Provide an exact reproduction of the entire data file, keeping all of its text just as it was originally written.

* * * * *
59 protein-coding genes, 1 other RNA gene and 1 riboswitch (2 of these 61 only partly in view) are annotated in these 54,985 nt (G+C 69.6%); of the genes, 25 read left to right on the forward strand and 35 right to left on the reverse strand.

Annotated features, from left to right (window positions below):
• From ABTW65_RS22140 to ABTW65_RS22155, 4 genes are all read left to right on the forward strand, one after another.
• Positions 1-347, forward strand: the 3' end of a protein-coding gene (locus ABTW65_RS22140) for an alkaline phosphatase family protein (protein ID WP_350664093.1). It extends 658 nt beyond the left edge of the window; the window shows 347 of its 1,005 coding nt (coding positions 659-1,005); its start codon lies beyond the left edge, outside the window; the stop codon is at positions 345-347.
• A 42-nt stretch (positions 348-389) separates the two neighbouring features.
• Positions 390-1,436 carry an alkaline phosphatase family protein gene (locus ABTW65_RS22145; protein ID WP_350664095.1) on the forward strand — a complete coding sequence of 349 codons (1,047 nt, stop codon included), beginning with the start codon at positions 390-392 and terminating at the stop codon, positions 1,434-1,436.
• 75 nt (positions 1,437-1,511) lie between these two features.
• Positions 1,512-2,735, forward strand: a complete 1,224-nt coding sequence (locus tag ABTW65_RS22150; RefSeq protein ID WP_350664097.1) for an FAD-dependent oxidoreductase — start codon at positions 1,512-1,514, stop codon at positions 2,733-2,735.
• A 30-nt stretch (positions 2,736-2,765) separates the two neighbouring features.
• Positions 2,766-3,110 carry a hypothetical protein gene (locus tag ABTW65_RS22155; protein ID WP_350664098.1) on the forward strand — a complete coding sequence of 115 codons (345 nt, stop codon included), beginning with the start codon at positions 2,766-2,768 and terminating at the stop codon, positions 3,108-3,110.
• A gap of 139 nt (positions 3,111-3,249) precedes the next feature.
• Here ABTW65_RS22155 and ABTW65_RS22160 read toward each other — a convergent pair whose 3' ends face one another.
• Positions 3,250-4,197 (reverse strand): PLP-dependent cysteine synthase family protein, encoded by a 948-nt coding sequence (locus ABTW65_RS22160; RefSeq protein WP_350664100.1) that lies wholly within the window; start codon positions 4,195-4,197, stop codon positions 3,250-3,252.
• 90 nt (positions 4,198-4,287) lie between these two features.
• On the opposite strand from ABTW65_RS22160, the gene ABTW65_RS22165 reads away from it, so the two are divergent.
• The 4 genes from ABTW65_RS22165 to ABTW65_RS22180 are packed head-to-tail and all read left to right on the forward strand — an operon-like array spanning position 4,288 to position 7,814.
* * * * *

59 protein-coding genes, 1 other RNA gene and 1 riboswitch (2 of these 61 only partly in view) are annotated in these 54,985 nt (G+C 69.6%); of the genes, 25 read left to right on the forward strand and 35 right to left on the reverse strand.

Annotated features, from left to right (window positions below):
• From ABTW65_RS22140 to ABTW65_RS22155, 4 genes are all read left to right on the forward strand, one after another.
• Positions 1-347, forward strand: the 3' end of a protein-coding gene (locus ABTW65_RS22140) for an alkaline phosphatase family protein (protein ID WP_350664093.1). It extends 658 nt beyond the left edge of the window; the window shows 347 of its 1,005 coding nt (coding positions 659-1,005); its start codon lies beyond the left edge, outside the window; the stop codon is at positions 345-347.
• A 42-nt stretch (positions 348-389) separates the two neighbouring features.
• Positions 390-1,436 carry an alkaline phosphatase family protein gene (locus ABTW65_RS22145; protein ID WP_350664095.1) on the forward strand — a complete coding sequence of 349 codons (1,047 nt, stop codon included), beginning with the start codon at positions 390-392 and terminating at the stop codon, positions 1,434-1,436.
• 75 nt (positions 1,437-1,511) lie between these two features.
• Positions 1,512-2,735, forward strand: a complete 1,224-nt coding sequence (locus tag ABTW65_RS22150; RefSeq protein ID WP_350664097.1) for an FAD-dependent oxidoreductase — start codon at positions 1,512-1,514, stop codon at positions 2,733-2,735.
• A 30-nt stretch (positions 2,736-2,765) separates the two neighbouring features.
• Positions 2,766-3,110 carry a hypothetical protein gene (locus tag ABTW65_RS22155; protein ID WP_350664098.1) on the forward strand — a complete coding sequence of 115 codons (345 nt, stop codon included), beginning with the start codon at positions 2,766-2,768 and terminating at the stop codon, positions 3,108-3,110.
• A gap of 139 nt (positions 3,111-3,249) precedes the next feature.
• Here ABTW65_RS22155 and ABTW65_RS22160 read toward each other — a convergent pair whose 3' ends face one another.
• Positions 3,250-4,197 (reverse strand): PLP-dependent cysteine synthase family protein, encoded by a 948-nt coding sequence (locus ABTW65_RS22160; RefSeq protein WP_350664100.1) that lies wholly within the window; start codon positions 4,195-4,197, stop codon positions 3,250-3,252.
• 90 nt (positions 4,198-4,287) lie between these two features.
• On the opposite strand from ABTW65_RS22160, the gene ABTW65_RS22165 reads away from it, so the two are divergent.
• The 4 genes from ABTW65_RS22165 to ABTW65_RS22180 are packed head-to-tail and all read left to right on the forward strand — an operon-like array spanning position 4,288 to position 7,814.